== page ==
Besides these two manuscripts, a small fragment of a third was discovered at the Bodleian Library at Oxford by Professor Napier some years ago. It is extremely probable that such a popular book as King Alfred’s Boethius would have been frequently copied, so that it is somewhat strange that more manuscripts of it have not come down to us. We are told that among the books presented by Bishop Leofric to the chapter of Exeter Cathedral in the eleventh century there was an old English version of the De Consolatione, referred to as Boeties boc on englisc, ‘The Book of Boethius in English.’ The two manuscripts above mentioned differ in the following respects as to their contents. The older one has, as we have before said, a metrical alliterating version of the carmina of Boethius, which in the later one are rendered into prose. Again, while the text of the later manuscript is broken up into forty-two chapters that do not always correspond to the divisions in the Latin original, the older manuscript has no formal divisions, except that the end of each book and the beginning of the next are indicated. Both manuscripts had the same prose preface, but the older manuscript contains in addition a metrical proem which is wanting in the later one. Finally, the latter has a table of contents prefixed.
Alfred’s prose rendering of the verses of the original is often closer than that of the rest of the book. Some he omits altogether, especially towards the end, and one he amplifies to an immense extent (pp. 87-91). An interesting question arises regarding the authorship of the version of the carmina which we find in the earlier manuscript. This is in verses of the usual Old English type, each line of which consists of two half-lines separated by a pause, with one or two stressed words in the first half-line alliterating with the first stressed word in the second, as in the line:—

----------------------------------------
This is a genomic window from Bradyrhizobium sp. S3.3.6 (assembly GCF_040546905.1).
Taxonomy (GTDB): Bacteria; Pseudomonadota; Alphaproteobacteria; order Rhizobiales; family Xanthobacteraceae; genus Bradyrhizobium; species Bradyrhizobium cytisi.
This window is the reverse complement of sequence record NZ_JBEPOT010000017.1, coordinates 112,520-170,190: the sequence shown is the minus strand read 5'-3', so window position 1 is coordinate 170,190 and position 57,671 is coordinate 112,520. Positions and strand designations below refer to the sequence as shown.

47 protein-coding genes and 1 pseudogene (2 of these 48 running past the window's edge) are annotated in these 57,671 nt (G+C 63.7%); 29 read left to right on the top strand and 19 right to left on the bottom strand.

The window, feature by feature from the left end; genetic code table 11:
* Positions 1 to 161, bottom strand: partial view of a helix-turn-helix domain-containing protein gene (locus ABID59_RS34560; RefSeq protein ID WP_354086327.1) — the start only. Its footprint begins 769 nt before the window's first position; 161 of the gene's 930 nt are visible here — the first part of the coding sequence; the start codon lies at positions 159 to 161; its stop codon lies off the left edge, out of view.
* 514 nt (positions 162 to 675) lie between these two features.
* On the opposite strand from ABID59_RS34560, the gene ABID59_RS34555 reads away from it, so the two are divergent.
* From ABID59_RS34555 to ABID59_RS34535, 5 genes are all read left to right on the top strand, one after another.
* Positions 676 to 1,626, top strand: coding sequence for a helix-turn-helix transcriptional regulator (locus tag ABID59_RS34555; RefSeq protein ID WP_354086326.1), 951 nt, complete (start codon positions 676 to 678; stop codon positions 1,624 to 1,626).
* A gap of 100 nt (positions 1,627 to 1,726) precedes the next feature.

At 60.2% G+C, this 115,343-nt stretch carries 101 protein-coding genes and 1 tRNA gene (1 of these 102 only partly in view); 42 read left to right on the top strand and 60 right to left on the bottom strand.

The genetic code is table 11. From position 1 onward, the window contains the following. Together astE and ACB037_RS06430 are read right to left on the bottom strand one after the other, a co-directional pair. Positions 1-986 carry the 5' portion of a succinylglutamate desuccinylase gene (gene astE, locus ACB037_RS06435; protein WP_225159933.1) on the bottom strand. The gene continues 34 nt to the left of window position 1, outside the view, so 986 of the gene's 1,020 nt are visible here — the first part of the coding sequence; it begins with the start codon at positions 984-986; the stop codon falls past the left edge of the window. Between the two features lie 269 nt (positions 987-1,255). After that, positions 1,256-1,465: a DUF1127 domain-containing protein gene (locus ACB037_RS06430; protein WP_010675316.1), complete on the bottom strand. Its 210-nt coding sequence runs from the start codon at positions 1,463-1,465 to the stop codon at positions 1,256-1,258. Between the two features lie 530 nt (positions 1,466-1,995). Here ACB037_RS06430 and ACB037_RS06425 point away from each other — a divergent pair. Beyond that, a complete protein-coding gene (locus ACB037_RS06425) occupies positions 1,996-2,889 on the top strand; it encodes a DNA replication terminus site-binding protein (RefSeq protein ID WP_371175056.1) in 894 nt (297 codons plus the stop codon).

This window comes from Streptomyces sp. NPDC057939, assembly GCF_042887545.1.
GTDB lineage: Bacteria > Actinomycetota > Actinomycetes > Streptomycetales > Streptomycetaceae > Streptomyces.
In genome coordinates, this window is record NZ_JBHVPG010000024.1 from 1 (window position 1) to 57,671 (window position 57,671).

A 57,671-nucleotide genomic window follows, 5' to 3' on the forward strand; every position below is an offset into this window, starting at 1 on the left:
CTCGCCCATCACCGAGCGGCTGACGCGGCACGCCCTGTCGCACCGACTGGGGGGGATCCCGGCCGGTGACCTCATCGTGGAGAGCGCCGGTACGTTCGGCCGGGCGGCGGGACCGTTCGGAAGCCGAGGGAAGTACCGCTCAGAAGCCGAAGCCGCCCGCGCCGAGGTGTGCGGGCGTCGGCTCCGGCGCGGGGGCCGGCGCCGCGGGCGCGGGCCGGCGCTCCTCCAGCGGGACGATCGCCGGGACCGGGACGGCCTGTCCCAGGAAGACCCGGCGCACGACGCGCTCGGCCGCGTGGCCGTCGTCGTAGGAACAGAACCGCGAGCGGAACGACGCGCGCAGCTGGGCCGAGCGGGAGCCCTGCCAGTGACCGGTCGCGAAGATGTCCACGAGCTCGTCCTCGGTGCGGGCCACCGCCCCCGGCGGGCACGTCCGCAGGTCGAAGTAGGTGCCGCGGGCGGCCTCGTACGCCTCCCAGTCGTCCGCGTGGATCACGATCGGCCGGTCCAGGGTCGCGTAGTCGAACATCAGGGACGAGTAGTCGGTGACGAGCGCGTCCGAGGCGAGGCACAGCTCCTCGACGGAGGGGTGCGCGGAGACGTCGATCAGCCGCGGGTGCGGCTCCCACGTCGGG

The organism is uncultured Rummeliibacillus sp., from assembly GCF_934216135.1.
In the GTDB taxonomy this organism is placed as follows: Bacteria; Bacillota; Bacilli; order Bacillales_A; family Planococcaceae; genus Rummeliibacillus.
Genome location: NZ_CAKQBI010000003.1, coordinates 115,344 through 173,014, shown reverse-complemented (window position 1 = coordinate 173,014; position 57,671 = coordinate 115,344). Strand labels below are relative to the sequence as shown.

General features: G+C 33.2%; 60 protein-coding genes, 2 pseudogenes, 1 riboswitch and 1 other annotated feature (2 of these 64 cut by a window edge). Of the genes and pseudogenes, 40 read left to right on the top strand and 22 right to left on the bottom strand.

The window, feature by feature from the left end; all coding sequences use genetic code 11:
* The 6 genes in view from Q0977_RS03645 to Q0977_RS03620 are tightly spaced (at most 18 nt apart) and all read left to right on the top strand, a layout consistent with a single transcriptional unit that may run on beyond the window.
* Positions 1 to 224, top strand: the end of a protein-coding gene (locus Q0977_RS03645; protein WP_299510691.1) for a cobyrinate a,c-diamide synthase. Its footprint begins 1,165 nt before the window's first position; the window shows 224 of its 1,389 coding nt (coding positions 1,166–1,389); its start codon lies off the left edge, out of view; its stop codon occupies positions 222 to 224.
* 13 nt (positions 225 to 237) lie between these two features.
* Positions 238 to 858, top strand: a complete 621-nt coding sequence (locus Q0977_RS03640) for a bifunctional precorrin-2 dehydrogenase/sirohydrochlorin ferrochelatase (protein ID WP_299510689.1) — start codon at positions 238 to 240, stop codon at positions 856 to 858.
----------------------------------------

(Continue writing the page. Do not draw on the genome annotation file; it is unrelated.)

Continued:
Setton suðweardes . sigeðeoda twa,
or, as we may render it:—
Two tribes victorious . tramped to the south.
Did King Alfred write this alliterating version as well as the prose one which occurs in the later manuscript?
In seeking an answer to this question we will first turn to the prose preface prefixed to the work in both manuscripts (see p. 9). Here we find it stated that after King Alfred ‘had translated this book into English prose, he afterwards turned it into verse, as it is now done.’ This seems plain enough, and if we believe Alfred wrote this preface—and we have no prima facie reason to doubt it—the question is settled. The metrical preface found in the older manuscript confirms the statement as to Alfred’s authorship. But not a few scholars, after a careful comparison of the two versions of the carmina, have persuaded themselves that the King could not have been the author of the metrical version, and are consequently forced to deny him the authorship of the prefaces.